Richardson, 483 F.2d 773, 774 (4th Cir. 1972). A
disability is defined as the "inability to engage in any
substantial gainful activity by reason of any medically
determinable impairment which can be expected to last for a
continuous period of not less than 12 months . . . ." 42
U.S.C. § 423(d)(1)(A).
Social Security Regulations establish a "sequential
evaluation" for the adjudication of disability claims.
20 C.F.R.' 404.1520 (2016). If an individual is found
"not disabled" at any step, further inquiry is
unnecessary. Id. ' 404.1520(a). The first
inquiry under the sequence is whether a claimant is currently
engaged in substantial gainful employment. Id. '
404.1520(b). If the claimant is not, the second inquiry is
whether claimant suffers from a severe impairment.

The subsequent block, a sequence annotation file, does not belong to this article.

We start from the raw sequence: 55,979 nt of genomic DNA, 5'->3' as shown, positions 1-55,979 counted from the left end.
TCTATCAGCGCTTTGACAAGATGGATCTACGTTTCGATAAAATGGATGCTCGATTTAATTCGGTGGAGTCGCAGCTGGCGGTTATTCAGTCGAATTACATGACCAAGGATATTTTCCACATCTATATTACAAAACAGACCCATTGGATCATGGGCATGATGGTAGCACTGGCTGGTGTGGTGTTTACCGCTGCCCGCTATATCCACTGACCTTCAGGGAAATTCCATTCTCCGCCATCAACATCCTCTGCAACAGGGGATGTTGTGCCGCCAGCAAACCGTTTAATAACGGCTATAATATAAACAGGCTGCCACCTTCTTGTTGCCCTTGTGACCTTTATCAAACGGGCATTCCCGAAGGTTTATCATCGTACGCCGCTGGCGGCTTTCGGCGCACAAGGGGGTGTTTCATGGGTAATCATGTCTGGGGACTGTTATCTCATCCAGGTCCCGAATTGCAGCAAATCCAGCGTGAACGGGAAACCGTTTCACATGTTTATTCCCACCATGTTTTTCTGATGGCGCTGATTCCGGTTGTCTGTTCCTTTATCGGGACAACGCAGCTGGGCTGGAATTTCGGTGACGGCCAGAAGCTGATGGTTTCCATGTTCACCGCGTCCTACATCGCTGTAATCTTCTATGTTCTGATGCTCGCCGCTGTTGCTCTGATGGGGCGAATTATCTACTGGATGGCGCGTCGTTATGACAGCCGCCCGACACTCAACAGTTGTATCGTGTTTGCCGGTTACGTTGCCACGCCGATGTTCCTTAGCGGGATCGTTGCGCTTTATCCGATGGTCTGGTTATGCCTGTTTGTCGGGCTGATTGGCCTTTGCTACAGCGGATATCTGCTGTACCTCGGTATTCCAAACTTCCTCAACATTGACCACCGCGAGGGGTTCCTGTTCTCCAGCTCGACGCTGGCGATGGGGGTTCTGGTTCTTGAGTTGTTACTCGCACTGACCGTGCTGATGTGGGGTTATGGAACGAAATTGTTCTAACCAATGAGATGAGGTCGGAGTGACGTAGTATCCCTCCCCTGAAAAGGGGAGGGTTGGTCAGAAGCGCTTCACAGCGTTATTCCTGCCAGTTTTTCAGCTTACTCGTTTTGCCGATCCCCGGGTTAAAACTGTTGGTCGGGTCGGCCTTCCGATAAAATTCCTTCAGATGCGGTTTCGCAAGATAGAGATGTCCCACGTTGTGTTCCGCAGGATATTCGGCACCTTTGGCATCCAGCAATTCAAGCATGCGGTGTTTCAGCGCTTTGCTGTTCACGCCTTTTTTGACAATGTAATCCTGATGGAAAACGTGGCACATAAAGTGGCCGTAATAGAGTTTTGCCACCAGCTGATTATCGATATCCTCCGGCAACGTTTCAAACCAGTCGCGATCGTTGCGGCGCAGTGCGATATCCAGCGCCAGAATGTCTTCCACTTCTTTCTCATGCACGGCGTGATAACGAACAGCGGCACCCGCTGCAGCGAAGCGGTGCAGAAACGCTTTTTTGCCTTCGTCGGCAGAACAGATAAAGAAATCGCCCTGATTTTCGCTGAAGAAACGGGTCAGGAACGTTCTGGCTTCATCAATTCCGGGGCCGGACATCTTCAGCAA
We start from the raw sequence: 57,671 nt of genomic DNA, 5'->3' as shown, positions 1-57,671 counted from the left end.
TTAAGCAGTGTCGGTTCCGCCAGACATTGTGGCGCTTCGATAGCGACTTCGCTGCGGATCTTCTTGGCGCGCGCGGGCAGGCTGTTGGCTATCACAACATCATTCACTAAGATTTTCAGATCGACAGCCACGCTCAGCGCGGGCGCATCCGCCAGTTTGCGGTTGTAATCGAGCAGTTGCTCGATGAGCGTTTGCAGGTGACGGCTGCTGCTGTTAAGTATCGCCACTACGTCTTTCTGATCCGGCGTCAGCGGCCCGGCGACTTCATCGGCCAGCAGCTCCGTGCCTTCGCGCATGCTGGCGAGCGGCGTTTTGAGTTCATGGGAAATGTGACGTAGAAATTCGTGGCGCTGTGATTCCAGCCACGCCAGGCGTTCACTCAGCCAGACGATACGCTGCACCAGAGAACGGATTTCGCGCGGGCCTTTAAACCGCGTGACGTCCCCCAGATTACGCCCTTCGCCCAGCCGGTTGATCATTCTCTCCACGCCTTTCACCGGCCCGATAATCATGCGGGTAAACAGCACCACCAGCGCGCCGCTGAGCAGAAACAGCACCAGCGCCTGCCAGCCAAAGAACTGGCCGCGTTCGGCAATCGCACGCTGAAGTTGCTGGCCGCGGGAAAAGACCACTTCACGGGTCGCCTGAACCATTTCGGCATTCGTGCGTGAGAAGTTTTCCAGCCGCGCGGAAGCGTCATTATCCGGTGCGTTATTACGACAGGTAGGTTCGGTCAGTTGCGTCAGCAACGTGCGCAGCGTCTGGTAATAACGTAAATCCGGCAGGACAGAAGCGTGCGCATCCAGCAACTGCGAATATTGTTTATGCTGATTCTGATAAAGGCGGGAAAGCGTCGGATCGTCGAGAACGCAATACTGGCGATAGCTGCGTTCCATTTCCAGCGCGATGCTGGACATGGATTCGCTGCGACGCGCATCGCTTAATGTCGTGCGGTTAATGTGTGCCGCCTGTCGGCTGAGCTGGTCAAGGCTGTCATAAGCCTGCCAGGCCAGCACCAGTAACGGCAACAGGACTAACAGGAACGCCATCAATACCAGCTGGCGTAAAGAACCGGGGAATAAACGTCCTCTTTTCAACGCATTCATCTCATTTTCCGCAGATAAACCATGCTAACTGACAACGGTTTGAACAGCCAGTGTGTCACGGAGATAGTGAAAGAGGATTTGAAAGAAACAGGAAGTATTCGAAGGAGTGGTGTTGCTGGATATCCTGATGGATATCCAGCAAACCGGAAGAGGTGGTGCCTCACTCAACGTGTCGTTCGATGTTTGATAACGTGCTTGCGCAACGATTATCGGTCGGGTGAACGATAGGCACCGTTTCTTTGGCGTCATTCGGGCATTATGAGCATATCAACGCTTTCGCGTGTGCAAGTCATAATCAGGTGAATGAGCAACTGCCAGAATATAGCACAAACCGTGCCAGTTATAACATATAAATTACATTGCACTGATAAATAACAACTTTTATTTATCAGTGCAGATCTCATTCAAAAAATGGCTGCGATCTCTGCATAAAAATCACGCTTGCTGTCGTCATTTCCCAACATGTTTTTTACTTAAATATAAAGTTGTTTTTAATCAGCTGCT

Id. ' 404.1520(c). If a severe impairment is
present, the third inquiry is whether such impairment meets
or equals any of the impairments listed in Appendix 1 to
Subpart P of the Administrative Regulations No. 4.
Id. ' 404.1520(d). If it does, the claimant is
found disabled and awarded benefits. Id. If it does
not, the fourth inquiry is whether the claimant's
impairments prevent the performance of past relevant work.
Id. ' 404.1520(e). By satisfying inquiry four,
the claimant establishes a prima facie case of
disability. Hall v. Harris, 658 F.2d 260, 264 (4th
Cir. 1981). The burden then shifts to the Commissioner,
McLain v. Schweiker, 715 F.2d 866, 868-69 (4th Cir.
1983), and leads to the fifth and final inquiry: whether the
claimant is able to perform other forms of substantial
gainful activity, considering claimant's remaining
physical and mental capacities and claimant's age,
education and prior work experience. 20 C.F.R.'
404.1520(f) (2016). The Commissioner must show two things:
(1) that the claimant, considering claimant's age,
education, work experience, skills and physical shortcomings,
has the capacity to perform an alternative job, and (2) that
this specific job exists in the national economy.
McLamore v. Weinberger, 538 F.2d 572, 574 (4th Cir.